Fig. 4 Setup and measurements demonstrating nonlocal spin and OAM correlations on entangled biphoton states.

(A) A 404-nm diode laser pumps a BBO crystal phase-matched for collinear type-II SPDC, which produces two photons in the degenerate wavelength of λ = 808 nm, filtered with an IF of Δλ = 3 nm. The pairs of photons are passed together through the GPM. After the interaction with the GPM, the photons pass through a QWP and into a BS. The reflected photons are projected on linear polarization states H and V, and the transmitted photons are projected on OAM states Embedded Image. Coincidence counts between the two SPCMs are used to measure the nonlocal correlations between the two photons. (B) Coincidence counts measured between the two arms of the BS. The correlation between the linear polarization of one photon and the OAM of the second photon shows entanglement between the spin and OAM of two different photons. The uncorrelated terms are not zero because the metasurface we used was measured to have 72% conversion efficiency, decreasing the visibility in this case.

Our demonstration of generating entangled photon states with metamaterials paves the way for nanophotonic quantum information applications. We anticipate that metasurfaces will become a standard tool in future quantum optics and will be used extensively in photonic quantum information systems—for example, for performing state tomography (36). These ideas can be extended to implement hyper-entangled state generation by using multifunctional or multispectral metasurfaces (29). The generation and control of quantum photon states via metamaterials leads to many new ideas and directions, ranging from using metasurfaces to entangle two photons of different frequencies and OAMs to manipulating quantum states of photons emitted from quantum dots in an integrated fashion.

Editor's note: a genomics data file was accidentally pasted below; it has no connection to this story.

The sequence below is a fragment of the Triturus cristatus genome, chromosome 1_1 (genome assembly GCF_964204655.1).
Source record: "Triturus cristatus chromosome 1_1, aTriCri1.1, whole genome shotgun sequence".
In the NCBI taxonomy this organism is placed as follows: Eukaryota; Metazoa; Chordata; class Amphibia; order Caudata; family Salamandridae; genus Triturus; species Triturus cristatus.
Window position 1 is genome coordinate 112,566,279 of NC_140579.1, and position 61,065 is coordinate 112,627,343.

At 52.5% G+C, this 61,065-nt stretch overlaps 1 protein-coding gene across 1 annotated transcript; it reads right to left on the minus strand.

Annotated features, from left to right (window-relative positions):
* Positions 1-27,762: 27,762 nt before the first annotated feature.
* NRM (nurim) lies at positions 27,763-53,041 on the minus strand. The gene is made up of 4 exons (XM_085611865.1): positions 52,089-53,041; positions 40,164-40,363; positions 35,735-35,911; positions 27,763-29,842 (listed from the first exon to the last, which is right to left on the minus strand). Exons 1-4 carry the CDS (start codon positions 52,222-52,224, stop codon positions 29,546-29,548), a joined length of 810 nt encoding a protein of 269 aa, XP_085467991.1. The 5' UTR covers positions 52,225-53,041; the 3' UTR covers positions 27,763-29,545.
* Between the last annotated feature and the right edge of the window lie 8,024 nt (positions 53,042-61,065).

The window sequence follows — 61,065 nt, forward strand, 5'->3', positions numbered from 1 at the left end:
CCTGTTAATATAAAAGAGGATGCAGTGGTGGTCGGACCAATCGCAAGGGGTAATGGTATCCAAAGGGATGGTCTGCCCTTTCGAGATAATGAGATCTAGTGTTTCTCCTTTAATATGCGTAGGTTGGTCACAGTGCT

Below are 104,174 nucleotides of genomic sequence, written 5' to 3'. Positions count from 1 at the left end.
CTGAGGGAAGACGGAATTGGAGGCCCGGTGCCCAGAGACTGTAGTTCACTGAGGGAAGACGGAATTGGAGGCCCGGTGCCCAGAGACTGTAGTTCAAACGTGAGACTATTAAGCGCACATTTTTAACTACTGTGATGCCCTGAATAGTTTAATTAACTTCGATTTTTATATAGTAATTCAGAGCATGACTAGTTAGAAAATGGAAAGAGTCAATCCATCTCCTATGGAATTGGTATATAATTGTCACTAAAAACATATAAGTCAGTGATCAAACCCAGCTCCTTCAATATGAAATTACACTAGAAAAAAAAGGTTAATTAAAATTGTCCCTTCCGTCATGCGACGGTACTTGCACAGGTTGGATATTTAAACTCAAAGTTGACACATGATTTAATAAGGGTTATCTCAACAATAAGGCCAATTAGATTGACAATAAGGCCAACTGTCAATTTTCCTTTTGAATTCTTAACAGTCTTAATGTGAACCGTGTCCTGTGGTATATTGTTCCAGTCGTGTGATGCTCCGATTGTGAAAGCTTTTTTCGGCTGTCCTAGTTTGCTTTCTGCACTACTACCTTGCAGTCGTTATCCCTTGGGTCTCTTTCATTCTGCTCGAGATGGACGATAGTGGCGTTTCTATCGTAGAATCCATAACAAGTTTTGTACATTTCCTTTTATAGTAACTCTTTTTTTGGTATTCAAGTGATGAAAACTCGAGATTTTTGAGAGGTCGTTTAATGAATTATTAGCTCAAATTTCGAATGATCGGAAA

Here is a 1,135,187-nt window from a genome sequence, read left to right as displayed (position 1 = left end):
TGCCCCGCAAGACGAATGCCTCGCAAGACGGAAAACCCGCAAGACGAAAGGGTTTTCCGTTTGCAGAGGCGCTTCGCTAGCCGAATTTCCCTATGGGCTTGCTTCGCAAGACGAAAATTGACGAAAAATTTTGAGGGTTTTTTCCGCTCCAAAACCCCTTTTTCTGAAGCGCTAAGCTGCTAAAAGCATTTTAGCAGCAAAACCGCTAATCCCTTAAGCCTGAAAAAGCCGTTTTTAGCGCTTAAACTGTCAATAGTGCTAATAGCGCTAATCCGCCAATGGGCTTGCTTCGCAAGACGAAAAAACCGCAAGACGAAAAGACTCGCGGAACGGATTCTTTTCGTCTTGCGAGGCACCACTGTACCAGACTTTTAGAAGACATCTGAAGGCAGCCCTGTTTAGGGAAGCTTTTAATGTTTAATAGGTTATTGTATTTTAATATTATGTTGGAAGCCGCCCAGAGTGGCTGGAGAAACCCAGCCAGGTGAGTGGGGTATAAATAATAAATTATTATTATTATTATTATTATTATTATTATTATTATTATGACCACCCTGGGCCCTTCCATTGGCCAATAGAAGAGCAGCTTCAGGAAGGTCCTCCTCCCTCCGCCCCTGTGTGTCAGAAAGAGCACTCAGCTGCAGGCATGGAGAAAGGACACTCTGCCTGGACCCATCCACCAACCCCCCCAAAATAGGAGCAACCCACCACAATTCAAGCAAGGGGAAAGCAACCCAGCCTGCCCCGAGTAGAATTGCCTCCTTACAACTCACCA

Supplementary Materials

www.sciencemag.org/content/361/6407/1101/suppl/DC1

Materials and Methods

Supplementary Text

Fig. S1

Table S1

References (3739)

References and Notes

  1. Materials and methods are available as supplementary materials.
Acknowledgments: The authors thank the group of Y. Silberberg from Weizmann Institute of Science, Israel, for the use of their 404-nm laser. Funding: The authors gratefully acknowledge financial support from the U.S. Air Force Office of Scientific Research (FA9550-18-1-0208), through their program on photonic metamaterials, and the Israel Science Foundation (ISF). The fabrication was performed at the Micro-Nano Fabrication & Printing Unit (MNF&PU), Technion. Author contributions: All the authors contributed substantially to this work. Competing interests: The authors declare no competing interests. Data and materials availability: All data necessary to support this paper’s conclusions are available in the supplementary materials.

Correction (15 September 2018): Report: "Quantum entanglement of the spin and orbital angular momentum of photons using metamaterials" by T. Stav et al. (14 September 2018, p. 1101). The erroneous asterisk by author M. Segev attributing equal contribution as the first authors has been removed.